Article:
South Sudan First Vice President Visited Yei River State To Beg Fighters To Lay Down Their Guns
Jan 2, 2017(Nyamilepedia) —- the South Sudan First Vice President, Hon. Taban Deng Gai, has arrived Yei River State on Saturday.
The First Vice President is going to assess the general situation in the State, the chairperson for the reception committee for the First Vice President in the state has said.
However, according to South Sudan media, the visit is part of the First Vice President’s plan to sensitize the population and members of armed opposition faction, who have not responded to his calls to cease hostilities and go to cantonment sites.
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Jackson Abugo describes the anticipated visit of Mr Gai on December 31 as “exceptional” for the people of Yei.
“Today is an exceptional day in the life of this new state; we feel blessed for receiving such a high profile,” Abugo said.
Yei River State has been experiencing insecurity for the last five months since the renewed violence in July that erupted in the national capital Juba.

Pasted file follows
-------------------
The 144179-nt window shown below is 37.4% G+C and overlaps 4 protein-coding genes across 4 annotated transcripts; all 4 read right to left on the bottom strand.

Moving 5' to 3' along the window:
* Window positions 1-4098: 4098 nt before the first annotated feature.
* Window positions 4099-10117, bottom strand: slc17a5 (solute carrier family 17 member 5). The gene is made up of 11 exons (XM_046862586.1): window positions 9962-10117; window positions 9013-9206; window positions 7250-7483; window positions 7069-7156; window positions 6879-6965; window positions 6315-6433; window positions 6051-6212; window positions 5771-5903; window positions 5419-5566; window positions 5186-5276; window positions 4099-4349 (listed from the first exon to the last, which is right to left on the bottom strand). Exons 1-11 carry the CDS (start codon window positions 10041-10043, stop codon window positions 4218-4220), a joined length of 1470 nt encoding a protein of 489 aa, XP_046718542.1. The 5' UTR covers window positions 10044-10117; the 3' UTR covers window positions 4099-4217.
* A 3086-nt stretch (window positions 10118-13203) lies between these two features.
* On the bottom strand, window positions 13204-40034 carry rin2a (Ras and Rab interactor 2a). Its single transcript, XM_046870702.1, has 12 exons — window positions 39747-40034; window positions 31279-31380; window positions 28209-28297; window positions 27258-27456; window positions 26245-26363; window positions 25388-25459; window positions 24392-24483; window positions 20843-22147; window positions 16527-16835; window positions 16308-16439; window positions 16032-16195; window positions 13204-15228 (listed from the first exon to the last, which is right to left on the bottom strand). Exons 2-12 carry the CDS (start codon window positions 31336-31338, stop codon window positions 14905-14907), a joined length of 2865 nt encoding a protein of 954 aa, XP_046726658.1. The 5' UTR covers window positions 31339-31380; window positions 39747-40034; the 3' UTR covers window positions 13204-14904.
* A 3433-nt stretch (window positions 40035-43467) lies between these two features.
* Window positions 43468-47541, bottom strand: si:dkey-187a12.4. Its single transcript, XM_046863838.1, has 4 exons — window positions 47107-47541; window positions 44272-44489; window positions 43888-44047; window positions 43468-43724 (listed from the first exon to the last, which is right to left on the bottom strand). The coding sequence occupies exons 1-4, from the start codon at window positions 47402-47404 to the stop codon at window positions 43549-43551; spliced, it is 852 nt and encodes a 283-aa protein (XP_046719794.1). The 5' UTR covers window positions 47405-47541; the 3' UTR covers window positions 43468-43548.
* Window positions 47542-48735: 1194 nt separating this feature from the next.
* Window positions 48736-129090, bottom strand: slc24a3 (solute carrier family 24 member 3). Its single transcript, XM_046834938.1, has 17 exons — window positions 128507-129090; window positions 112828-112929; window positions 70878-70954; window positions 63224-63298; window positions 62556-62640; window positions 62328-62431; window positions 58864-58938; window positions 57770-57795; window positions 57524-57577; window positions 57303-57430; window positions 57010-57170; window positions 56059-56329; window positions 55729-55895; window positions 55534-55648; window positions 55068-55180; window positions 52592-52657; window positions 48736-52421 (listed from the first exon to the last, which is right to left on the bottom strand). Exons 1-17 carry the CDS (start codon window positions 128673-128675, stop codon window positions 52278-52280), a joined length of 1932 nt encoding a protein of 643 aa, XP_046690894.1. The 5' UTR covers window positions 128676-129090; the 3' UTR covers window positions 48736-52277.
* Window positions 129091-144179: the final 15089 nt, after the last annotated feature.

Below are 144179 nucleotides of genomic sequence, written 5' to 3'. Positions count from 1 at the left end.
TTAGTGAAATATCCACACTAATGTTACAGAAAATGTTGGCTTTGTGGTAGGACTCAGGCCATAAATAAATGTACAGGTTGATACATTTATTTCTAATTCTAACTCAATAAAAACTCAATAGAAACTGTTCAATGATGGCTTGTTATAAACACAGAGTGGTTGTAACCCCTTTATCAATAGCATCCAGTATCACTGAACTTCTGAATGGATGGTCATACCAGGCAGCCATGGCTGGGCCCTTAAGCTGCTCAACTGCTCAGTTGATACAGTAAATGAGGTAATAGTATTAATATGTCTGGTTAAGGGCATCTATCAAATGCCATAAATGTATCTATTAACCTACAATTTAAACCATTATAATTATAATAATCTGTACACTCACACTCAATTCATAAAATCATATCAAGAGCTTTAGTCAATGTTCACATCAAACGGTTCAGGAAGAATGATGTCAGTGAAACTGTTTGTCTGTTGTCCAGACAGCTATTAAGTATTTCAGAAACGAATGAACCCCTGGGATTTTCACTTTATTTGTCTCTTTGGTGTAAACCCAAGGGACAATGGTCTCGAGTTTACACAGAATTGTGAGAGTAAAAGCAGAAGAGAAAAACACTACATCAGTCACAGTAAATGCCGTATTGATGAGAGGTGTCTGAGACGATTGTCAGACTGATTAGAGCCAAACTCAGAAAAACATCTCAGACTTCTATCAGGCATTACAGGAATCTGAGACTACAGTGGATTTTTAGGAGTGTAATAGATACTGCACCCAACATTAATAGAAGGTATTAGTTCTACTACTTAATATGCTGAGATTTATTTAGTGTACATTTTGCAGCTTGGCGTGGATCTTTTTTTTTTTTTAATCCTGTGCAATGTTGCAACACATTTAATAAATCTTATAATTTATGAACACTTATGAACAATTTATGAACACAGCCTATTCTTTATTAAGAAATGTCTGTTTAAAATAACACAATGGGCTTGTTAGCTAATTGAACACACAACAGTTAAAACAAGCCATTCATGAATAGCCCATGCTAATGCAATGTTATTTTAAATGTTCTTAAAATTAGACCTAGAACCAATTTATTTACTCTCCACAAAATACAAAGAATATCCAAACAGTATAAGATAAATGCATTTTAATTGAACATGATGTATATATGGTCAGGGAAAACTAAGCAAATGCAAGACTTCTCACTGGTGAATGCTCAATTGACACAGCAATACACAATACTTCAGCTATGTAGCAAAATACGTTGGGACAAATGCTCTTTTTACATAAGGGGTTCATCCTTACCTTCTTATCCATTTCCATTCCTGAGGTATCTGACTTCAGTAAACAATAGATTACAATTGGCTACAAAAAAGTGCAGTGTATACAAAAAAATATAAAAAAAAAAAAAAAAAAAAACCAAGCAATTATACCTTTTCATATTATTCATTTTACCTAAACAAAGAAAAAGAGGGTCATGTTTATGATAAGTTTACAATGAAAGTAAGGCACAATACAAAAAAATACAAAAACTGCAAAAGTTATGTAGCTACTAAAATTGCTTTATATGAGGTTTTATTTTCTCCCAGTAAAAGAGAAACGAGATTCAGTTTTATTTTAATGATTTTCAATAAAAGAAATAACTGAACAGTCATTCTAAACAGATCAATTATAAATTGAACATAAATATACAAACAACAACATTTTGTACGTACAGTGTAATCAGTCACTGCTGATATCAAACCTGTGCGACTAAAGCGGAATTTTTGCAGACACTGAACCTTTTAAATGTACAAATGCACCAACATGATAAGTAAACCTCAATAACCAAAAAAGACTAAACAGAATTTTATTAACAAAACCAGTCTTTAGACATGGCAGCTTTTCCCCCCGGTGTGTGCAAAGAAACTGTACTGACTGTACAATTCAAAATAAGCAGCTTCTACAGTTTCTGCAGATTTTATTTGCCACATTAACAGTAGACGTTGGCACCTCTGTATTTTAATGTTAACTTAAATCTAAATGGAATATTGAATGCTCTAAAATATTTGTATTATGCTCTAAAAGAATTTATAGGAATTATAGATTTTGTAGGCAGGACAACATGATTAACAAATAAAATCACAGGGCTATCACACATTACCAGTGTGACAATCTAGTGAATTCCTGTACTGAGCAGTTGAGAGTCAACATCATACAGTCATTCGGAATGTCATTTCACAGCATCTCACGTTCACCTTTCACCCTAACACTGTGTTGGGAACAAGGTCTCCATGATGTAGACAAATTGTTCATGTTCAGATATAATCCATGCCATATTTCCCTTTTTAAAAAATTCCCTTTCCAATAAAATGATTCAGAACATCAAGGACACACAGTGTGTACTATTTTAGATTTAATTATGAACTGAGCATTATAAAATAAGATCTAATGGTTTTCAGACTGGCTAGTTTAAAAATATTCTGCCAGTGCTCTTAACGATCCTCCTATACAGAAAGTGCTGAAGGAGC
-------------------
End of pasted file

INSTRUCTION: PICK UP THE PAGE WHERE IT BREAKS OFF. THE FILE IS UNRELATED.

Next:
Tens of thousands of people have been displaced from their homes following the insecurity in the area.
South Sudan’s controversial First Vice President, Taban Deng Gai, although he claim to control rebels fighters in the area, he has shown no authority to end atrocities in Yei and neighboring areas.
A few hours after the heavily guarded First Vice President flew out of Yei, a bus was ambushed on Juba-Nimule road and civilians were killed.
Despite insecurity in the region, Gai is also expected to visit Torit and Yambio in Equatoria region before touring Wau in Bahr el Ghazal region.
Gai, who defected from SPLM/A in Opposition earlier this year in protest of a ministerial position, has claimed the seat of his former Chairman, Dr. Riek Machar Teny; however, it has remained a challenge for Gai and President Kiir to implement the peace agreement without Machar’s support.
Dr. Riek Machar, who remains in control of SPLM/SPLA(IO) has been displaced from Juba to DRC and now awaits in South Africa as Juba put obstacles on his return to South Sudan and East Africa.